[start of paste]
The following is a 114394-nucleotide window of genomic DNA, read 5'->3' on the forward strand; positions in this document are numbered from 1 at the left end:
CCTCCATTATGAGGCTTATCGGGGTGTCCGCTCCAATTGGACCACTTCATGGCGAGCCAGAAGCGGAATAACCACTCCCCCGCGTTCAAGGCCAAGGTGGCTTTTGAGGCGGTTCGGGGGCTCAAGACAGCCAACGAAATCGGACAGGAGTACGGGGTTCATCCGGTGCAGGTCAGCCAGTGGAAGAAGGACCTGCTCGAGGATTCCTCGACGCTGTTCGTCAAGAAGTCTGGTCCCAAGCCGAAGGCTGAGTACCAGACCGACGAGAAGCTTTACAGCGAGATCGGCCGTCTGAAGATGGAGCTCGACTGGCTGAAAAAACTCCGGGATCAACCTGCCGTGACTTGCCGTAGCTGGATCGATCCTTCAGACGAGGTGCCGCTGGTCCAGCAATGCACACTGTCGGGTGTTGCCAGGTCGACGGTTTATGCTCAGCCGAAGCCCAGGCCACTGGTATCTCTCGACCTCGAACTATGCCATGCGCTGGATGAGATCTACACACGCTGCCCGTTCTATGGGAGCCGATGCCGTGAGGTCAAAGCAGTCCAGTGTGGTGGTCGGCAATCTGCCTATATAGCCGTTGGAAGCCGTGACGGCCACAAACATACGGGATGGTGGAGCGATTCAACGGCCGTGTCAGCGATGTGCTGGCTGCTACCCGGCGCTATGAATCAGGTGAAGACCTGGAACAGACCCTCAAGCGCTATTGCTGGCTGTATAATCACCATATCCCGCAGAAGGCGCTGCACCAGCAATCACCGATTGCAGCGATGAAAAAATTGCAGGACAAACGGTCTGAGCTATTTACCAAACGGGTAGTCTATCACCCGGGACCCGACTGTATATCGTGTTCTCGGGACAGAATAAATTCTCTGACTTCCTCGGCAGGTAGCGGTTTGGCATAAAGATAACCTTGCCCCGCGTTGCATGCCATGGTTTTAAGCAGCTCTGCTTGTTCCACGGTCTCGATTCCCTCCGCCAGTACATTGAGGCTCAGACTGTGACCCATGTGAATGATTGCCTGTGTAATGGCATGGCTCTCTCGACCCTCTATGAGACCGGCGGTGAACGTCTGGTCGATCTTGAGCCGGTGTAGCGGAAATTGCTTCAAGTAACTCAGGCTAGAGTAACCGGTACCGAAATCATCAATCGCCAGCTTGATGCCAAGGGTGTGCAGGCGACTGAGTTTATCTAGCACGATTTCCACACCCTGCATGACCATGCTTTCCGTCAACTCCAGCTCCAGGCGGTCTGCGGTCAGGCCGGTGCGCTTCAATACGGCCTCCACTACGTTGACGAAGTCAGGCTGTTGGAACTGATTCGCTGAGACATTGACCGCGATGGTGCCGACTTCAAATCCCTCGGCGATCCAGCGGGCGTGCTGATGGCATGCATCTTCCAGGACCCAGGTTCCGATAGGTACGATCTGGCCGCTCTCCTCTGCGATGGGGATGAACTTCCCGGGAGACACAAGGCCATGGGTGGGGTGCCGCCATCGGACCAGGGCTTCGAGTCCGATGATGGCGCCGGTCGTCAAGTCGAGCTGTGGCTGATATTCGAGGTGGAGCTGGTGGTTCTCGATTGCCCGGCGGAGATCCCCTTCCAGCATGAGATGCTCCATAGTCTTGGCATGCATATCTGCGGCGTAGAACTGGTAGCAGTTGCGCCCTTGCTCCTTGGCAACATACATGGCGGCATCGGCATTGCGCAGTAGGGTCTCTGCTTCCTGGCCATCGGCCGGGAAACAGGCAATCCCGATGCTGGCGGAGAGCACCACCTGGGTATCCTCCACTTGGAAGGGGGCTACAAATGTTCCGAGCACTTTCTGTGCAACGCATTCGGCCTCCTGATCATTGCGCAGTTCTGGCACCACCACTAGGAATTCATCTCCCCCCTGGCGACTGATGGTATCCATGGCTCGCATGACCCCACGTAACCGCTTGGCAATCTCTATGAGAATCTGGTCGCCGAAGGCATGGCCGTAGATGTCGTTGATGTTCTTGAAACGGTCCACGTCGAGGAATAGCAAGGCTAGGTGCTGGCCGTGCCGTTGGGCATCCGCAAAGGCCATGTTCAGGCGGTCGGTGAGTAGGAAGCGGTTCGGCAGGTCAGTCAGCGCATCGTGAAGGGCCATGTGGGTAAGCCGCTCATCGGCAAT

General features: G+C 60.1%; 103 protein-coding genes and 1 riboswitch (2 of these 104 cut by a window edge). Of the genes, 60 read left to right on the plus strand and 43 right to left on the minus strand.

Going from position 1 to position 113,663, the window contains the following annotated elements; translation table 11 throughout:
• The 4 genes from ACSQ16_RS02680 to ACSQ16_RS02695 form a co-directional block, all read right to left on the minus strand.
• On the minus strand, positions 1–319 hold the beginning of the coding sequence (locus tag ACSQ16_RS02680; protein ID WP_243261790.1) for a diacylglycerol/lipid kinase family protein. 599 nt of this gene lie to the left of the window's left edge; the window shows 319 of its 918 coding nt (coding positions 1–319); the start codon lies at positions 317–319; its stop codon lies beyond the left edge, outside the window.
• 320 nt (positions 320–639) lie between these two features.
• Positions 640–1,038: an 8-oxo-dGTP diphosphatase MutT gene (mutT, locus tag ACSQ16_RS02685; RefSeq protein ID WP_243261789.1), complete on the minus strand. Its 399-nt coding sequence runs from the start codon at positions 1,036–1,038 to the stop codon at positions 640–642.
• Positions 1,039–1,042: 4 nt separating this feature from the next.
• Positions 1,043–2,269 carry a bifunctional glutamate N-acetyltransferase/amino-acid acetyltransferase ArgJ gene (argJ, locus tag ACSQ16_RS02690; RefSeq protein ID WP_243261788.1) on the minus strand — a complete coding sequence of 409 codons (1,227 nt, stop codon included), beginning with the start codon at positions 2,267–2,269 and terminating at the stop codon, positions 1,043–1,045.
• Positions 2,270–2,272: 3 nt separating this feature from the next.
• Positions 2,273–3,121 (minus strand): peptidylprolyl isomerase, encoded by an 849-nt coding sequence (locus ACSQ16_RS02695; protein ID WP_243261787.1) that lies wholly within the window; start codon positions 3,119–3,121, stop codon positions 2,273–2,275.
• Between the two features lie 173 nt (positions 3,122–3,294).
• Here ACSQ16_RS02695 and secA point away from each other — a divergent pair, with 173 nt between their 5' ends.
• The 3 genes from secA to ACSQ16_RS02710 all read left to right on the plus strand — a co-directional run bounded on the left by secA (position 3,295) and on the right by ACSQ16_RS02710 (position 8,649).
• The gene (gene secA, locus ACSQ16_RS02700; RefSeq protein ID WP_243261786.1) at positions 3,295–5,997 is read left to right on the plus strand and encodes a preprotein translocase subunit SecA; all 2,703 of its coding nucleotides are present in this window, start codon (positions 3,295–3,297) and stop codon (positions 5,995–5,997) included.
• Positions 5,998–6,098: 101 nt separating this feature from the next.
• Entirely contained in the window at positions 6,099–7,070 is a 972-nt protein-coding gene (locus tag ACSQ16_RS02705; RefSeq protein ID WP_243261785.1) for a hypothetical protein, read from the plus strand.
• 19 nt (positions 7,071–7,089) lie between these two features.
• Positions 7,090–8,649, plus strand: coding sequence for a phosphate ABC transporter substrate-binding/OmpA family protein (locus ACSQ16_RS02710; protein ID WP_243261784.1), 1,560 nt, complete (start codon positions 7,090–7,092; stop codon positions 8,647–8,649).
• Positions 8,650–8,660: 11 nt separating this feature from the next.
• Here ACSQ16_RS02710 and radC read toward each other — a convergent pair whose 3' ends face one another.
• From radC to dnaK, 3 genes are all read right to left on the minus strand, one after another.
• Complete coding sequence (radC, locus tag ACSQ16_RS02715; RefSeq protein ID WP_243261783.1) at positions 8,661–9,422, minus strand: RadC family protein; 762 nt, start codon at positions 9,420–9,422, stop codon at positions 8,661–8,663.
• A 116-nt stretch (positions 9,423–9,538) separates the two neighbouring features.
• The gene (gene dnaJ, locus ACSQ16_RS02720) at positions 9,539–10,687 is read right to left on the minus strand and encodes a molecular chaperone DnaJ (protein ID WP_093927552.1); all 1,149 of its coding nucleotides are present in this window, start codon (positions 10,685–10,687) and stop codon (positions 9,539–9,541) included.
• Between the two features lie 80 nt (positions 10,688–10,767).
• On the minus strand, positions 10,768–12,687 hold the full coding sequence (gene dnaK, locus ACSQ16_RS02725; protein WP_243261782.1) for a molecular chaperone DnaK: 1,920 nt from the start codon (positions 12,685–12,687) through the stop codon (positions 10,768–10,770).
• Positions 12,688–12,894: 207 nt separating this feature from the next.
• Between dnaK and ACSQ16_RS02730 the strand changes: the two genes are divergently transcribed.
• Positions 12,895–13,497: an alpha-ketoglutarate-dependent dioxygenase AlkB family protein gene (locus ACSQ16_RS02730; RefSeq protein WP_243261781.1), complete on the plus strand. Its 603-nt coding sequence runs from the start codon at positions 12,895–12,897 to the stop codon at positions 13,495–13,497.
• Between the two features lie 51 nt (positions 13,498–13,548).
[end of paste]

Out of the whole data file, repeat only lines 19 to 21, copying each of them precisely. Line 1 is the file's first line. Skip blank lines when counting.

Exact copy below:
• 19 nt (positions 7,071–7,089) lie between these two features.
• Positions 7,090–8,649, plus strand: coding sequence for a phosphate ABC transporter substrate-binding/OmpA family protein (locus ACSQ16_RS02710; protein ID WP_243261784.1), 1,560 nt, complete (start codon positions 7,090–7,092; stop codon positions 8,647–8,649).
• Positions 8,650–8,660: 11 nt separating this feature from the next.